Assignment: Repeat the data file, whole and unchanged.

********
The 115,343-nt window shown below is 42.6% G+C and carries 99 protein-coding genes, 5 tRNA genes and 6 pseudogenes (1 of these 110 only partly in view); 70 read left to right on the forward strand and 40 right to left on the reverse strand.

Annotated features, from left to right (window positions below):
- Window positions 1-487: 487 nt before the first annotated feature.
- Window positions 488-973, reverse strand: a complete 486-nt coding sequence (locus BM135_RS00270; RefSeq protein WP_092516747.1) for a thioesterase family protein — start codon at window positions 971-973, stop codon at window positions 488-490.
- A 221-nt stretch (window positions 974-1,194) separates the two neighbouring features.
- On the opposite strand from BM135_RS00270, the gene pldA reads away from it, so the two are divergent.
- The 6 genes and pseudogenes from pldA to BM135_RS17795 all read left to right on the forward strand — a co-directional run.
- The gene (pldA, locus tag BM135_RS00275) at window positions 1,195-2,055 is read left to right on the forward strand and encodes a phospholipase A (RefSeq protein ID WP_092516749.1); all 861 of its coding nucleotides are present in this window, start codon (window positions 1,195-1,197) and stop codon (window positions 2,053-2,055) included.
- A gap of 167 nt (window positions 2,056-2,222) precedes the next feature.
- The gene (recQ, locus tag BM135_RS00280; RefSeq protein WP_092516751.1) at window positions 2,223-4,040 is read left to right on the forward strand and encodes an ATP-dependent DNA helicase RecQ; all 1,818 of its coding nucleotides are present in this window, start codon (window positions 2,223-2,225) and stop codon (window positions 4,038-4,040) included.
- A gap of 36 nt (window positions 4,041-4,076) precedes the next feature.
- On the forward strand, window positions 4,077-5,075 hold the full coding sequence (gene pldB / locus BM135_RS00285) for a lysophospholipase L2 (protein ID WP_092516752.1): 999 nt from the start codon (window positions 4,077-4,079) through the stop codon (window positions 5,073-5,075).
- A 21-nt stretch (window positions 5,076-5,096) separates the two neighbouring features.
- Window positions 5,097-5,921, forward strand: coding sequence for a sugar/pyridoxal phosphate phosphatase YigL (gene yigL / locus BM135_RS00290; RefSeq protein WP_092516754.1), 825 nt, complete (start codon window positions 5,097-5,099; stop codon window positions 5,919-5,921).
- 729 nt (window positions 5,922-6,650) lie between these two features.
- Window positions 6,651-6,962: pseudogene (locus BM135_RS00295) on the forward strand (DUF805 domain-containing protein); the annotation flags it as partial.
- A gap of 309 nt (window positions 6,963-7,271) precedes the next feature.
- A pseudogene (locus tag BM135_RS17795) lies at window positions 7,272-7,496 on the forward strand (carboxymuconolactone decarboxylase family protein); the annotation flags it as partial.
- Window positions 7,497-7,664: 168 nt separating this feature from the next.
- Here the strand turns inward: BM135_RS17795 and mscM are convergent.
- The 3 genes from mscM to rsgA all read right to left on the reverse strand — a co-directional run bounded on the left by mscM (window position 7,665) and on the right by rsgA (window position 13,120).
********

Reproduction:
The 115,343-nt window shown below is 42.6% G+C and carries 99 protein-coding genes, 5 tRNA genes and 6 pseudogenes (1 of these 110 only partly in view); 70 read left to right on the forward strand and 40 right to left on the reverse strand.

Annotated features, from left to right (window positions below):
- Window positions 1-487: 487 nt before the first annotated feature.
- Window positions 488-973, reverse strand: a complete 486-nt coding sequence (locus BM135_RS00270; RefSeq protein WP_092516747.1) for a thioesterase family protein — start codon at window positions 971-973, stop codon at window positions 488-490.
- A 221-nt stretch (window positions 974-1,194) separates the two neighbouring features.
- On the opposite strand from BM135_RS00270, the gene pldA reads away from it, so the two are divergent.
- The 6 genes and pseudogenes from pldA to BM135_RS17795 all read left to right on the forward strand — a co-directional run.
- The gene (pldA, locus tag BM135_RS00275) at window positions 1,195-2,055 is read left to right on the forward strand and encodes a phospholipase A (RefSeq protein ID WP_092516749.1); all 861 of its coding nucleotides are present in this window, start codon (window positions 1,195-1,197) and stop codon (window positions 2,053-2,055) included.
- A gap of 167 nt (window positions 2,056-2,222) precedes the next feature.
- The gene (recQ, locus tag BM135_RS00280; RefSeq protein WP_092516751.1) at window positions 2,223-4,040 is read left to right on the forward strand and encodes an ATP-dependent DNA helicase RecQ; all 1,818 of its coding nucleotides are present in this window, start codon (window positions 2,223-2,225) and stop codon (window positions 4,038-4,040) included.
- A gap of 36 nt (window positions 4,041-4,076) precedes the next feature.
- On the forward strand, window positions 4,077-5,075 hold the full coding sequence (gene pldB / locus BM135_RS00285) for a lysophospholipase L2 (protein ID WP_092516752.1): 999 nt from the start codon (window positions 4,077-4,079) through the stop codon (window positions 5,073-5,075).
- A 21-nt stretch (window positions 5,076-5,096) separates the two neighbouring features.
- Window positions 5,097-5,921, forward strand: coding sequence for a sugar/pyridoxal phosphate phosphatase YigL (gene yigL / locus BM135_RS00290; RefSeq protein WP_092516754.1), 825 nt, complete (start codon window positions 5,097-5,099; stop codon window positions 5,919-5,921).
- 729 nt (window positions 5,922-6,650) lie between these two features.
- Window positions 6,651-6,962: pseudogene (locus BM135_RS00295) on the forward strand (DUF805 domain-containing protein); the annotation flags it as partial.
- A gap of 309 nt (window positions 6,963-7,271) precedes the next feature.
- A pseudogene (locus tag BM135_RS17795) lies at window positions 7,272-7,496 on the forward strand (carboxymuconolactone decarboxylase family protein); the annotation flags it as partial.
- Window positions 7,497-7,664: 168 nt separating this feature from the next.
- Here the strand turns inward: BM135_RS17795 and mscM are convergent.
- The 3 genes from mscM to rsgA all read right to left on the reverse strand — a co-directional run bounded on the left by mscM (window position 7,665) and on the right by rsgA (window position 13,120).